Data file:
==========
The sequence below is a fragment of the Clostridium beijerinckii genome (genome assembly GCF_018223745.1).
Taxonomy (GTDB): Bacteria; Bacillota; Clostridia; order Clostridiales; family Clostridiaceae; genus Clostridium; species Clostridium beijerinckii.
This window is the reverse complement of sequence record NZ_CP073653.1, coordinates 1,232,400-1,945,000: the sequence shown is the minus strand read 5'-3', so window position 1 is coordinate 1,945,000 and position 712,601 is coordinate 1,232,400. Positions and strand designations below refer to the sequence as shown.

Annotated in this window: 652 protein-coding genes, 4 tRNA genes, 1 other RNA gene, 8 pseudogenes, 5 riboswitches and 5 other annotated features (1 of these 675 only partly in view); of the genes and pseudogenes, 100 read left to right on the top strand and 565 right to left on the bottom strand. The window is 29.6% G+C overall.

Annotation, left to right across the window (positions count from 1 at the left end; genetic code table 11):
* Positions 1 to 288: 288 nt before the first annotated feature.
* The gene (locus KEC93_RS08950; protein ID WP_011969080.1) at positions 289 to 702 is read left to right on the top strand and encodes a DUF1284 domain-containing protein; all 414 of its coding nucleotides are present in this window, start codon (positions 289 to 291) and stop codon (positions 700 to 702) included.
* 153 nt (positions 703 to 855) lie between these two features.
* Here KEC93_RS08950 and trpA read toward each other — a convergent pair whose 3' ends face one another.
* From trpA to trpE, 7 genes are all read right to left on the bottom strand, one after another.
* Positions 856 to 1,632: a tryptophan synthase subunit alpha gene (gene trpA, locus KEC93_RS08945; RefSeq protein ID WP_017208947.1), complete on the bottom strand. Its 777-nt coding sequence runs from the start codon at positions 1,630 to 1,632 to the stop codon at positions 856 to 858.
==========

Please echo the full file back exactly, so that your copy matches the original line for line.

The sequence below is a fragment of the Clostridium beijerinckii genome (genome assembly GCF_018223745.1).
Taxonomy (GTDB): Bacteria; Bacillota; Clostridia; order Clostridiales; family Clostridiaceae; genus Clostridium; species Clostridium beijerinckii.
This window is the reverse complement of sequence record NZ_CP073653.1, coordinates 1,232,400-1,945,000: the sequence shown is the minus strand read 5'-3', so window position 1 is coordinate 1,945,000 and position 712,601 is coordinate 1,232,400. Positions and strand designations below refer to the sequence as shown.

Annotated in this window: 652 protein-coding genes, 4 tRNA genes, 1 other RNA gene, 8 pseudogenes, 5 riboswitches and 5 other annotated features (1 of these 675 only partly in view); of the genes and pseudogenes, 100 read left to right on the top strand and 565 right to left on the bottom strand. The window is 29.6% G+C overall.

Annotation, left to right across the window (positions count from 1 at the left end; genetic code table 11):
* Positions 1 to 288: 288 nt before the first annotated feature.
* The gene (locus KEC93_RS08950; protein ID WP_011969080.1) at positions 289 to 702 is read left to right on the top strand and encodes a DUF1284 domain-containing protein; all 414 of its coding nucleotides are present in this window, start codon (positions 289 to 291) and stop codon (positions 700 to 702) included.
* 153 nt (positions 703 to 855) lie between these two features.
* Here KEC93_RS08950 and trpA read toward each other — a convergent pair whose 3' ends face one another.
* From trpA to trpE, 7 genes are all read right to left on the bottom strand, one after another.
* Positions 856 to 1,632: a tryptophan synthase subunit alpha gene (gene trpA, locus KEC93_RS08945; RefSeq protein ID WP_017208947.1), complete on the bottom strand. Its 777-nt coding sequence runs from the start codon at positions 1,630 to 1,632 to the stop codon at positions 856 to 858.